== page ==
Lead like Joshua: a book review

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Of the writing of books on leadership, to paraphrase Ecclesiastes, it seems there is no end. That goes for Christian books as well as anything else.

A recent addition to the genre is Derek Tidball’s Lead like Joshua. In the course of 23 chapters, the book moves systematically through the story of Joshua and does a great job of combining careful attention to the biblical text with the author’s ability to draw on his wide experience of leadership as well as various contemporary authors. It’s not as though the world needs another leadership book, but the author believes that too few of them ‘hit the spot’ from a Christian perspective. Too many of them draw freely on secular ideas but fail to deal seriously with the Bible. Too many of them are too complex for the average church leader to gain from them.

Contra those who might wish to argue against the concept of leadership (at least business-style leadership) in the church, Derek Tidball affirms the significance of leadership in Scripture, though he is keen to point out that Joshua ‘was not written as a textbook on leadership for later generations’!

Be careful not to go away from studying Joshua having learned leadership lessons, but having learned nothing about the sovereign Lord who keeps his word and saves his people.

I’d like to say that that is one of the most important sentences in the book, and one which ought to sound a note of caution for anyone who wants to write a book or teach a seminar on leadership from a particular biblical text. I fear it is too easy to fall into the trap of losing sight of the reason particular texts have been given to us!

Lead like Joshua begins with a reflection on what it means for a leader to ‘assume responsibility’ and thereafter the chapters have similar, pithy titles: ‘build foundations’; ‘make decisions’; ‘recall history’; ‘trust God’; ‘demonstrate perseverance’.

By the end of the book, a careful reader could have assembled a 23-point checklist of good leadership practice: a checklist against which to assess his or her leadership.

But the book is more than a checklist! There is careful engagement with the biblical text, along with reflections of Derek Tidball’s considerable experience as an evangelical leader in the UK, and an ability to draw on various key voices on leadership themes. You’ll find church leader Bill Hybels, author and speaker Gordon MacDonald, leadership writers James Kouzes and Barry Posner: you will even find Sir Alex Ferguson!

Personally I was particularly chuffed to see a chapter devoted to leadership ‘crucibles’ the theme of my recent doctoral research.

Although I was sent a complimentary copy of the book, I am not on commission to suggest that as a new term gets underway, church leadership teams could do worse than set aside time in their regular meetings to work through this book (there are questions at the end of each chapter) in their own context.

Here is the list of chapters:

  1. Assume responsibility
  2. Build foundations
  3. Make decisions
  4. Gather intelligence
  5. Prepare thoroughly
  6. Take risks
  7. Recall history
  8. Gain respect
  9. Surrender status
  10. Trust God
  11. Face failure
  12. Confront sin
  13. Re-energize people
  14. Renew vision
  15. Correct mistakes
  16. Fight battles
  17. Demonstrate perseverance
  18. Manage administration
  19. Honour others
  20. Display compassion
  21. Guard unity
  22. Mentor others
  23. Keep focus

 

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Leadership learnings: Chris Thompson

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Chris Thompson is Ministry Support and Development Co-Ordinator with Youth For Christ, Northern Ireland. Previously he has worked for Waringstown Presbyterian Church and Prison Fellowship.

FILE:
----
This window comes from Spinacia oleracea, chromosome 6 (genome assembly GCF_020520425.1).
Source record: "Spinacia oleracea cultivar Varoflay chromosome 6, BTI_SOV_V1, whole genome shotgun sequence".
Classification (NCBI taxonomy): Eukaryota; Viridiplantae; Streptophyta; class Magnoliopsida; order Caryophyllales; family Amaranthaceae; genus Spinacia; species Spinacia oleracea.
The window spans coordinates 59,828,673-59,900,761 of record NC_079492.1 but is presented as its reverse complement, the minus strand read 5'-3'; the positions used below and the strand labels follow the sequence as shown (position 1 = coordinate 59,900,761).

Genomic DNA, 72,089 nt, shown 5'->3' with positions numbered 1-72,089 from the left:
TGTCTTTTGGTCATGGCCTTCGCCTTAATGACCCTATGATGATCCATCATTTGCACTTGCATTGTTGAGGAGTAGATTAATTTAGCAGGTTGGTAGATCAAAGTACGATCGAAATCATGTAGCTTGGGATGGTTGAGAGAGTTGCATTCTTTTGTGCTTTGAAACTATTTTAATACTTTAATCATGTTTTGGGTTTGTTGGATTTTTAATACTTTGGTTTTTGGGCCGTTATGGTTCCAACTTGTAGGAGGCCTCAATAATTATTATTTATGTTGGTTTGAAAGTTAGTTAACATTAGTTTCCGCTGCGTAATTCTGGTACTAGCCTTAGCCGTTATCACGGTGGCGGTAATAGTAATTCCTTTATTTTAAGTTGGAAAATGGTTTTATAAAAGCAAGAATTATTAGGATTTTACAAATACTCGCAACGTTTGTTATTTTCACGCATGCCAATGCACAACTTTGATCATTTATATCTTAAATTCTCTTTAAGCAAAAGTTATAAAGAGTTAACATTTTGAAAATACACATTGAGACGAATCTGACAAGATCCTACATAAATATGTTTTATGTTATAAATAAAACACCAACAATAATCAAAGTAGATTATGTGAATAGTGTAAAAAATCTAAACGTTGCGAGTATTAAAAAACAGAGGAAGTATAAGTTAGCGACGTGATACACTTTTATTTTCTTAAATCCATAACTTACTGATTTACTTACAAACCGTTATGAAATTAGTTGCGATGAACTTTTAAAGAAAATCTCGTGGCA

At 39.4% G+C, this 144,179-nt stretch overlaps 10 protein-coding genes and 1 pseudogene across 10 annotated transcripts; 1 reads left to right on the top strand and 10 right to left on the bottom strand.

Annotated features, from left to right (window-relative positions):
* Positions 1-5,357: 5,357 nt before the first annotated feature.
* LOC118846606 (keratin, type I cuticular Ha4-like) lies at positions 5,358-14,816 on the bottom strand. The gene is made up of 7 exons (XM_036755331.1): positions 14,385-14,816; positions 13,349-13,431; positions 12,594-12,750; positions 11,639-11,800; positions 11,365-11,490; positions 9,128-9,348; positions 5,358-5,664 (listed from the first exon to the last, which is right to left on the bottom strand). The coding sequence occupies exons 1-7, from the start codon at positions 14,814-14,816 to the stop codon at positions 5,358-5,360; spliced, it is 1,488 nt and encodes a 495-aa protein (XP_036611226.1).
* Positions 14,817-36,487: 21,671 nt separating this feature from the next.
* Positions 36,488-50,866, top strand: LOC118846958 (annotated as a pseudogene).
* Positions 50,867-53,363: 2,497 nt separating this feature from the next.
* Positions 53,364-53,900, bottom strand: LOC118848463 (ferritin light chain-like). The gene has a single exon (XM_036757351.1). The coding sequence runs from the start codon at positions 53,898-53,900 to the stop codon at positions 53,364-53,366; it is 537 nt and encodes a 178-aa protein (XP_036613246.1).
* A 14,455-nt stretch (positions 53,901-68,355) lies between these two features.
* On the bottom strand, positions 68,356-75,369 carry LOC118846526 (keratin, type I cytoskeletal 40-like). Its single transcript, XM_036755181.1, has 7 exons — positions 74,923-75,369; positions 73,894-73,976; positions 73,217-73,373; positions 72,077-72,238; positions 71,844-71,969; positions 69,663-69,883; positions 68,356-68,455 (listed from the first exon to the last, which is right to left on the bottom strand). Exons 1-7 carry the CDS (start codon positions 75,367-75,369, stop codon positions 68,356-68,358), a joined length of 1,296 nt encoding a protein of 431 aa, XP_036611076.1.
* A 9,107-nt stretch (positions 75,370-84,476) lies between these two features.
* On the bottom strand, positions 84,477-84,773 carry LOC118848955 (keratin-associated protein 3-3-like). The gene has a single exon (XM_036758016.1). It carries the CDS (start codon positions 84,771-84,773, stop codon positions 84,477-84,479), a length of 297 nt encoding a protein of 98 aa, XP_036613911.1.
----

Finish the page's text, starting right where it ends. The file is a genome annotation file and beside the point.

He told me about his most significant leadership lesson:

My most significant leadership lesson is that people matter and that leadership is about people.

He saw this modelled by his boss at Prison Fellowship.

He said … to me when I first arrived that this is a people ministry. And so how it was structured was that there was an office and there was a drop-in facility, at least people would have dropped in who would have been in urgent need in some ways. And so he would have said, you stop what you’re doing if there’s a people need – you stop what you’re doing and respond to it, no matter how important your tasks are. And he modelled it in the sense that he would have stopped what he was doing and have stopped stuff for days if needs be to respond to a need. So I learned then that the priority of leadership is people and to invest in people.

Leadership learnings: Lee Russell

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Lee Russell is the Executive Director of the Christian Police Association,  a Charity that encourages and supports Christians in the Police Service.  Prior to taking up this role  he served in the Police for 30 years.  Lee holds a Masters Degree from Canterbury Christ Church University.

Here is how he describes his most significant leadership lesson:

The most significant leadership lesson I have learned is not to underestimate someone.  This cuts both ways,  either their ability to do harm or their ability to enhance/develop and support your work/project/plans.  For the purpose of this short viewpoint from me I will concentrate on the positive aspects you can gain if you remember not to underestimate someone. 

I spent my formative working years in a very hierarchical organisation.  However,  what I learned at an early stage is that the level you are in any organisation does not necessarily mean you have the best ideas/abilities/knowledge to progress a given task.  I discovered that you could find people at all levels in your organisation who just “knew” what the answer was and knew the route that needed to be taken to be successful in a given situation.  A good leader will remember this,  will look for those people, and will take risks in pushing a person beyond their colleagues/line managers and their own personal perceptions of their ability.

There are many examples throughout the Bible where our Lord took people who were underestimated by others and by themselves.  Perhaps, Moses is the most obvious example.  However,  I also like the story of the feeding the 5,000 (John 6 1-14). Who would have thought that a small boy bringing his packed lunch of five small loaves and two small fish could have helped Jesus perform a miracle?  Jesus didn’t underestimate anyone!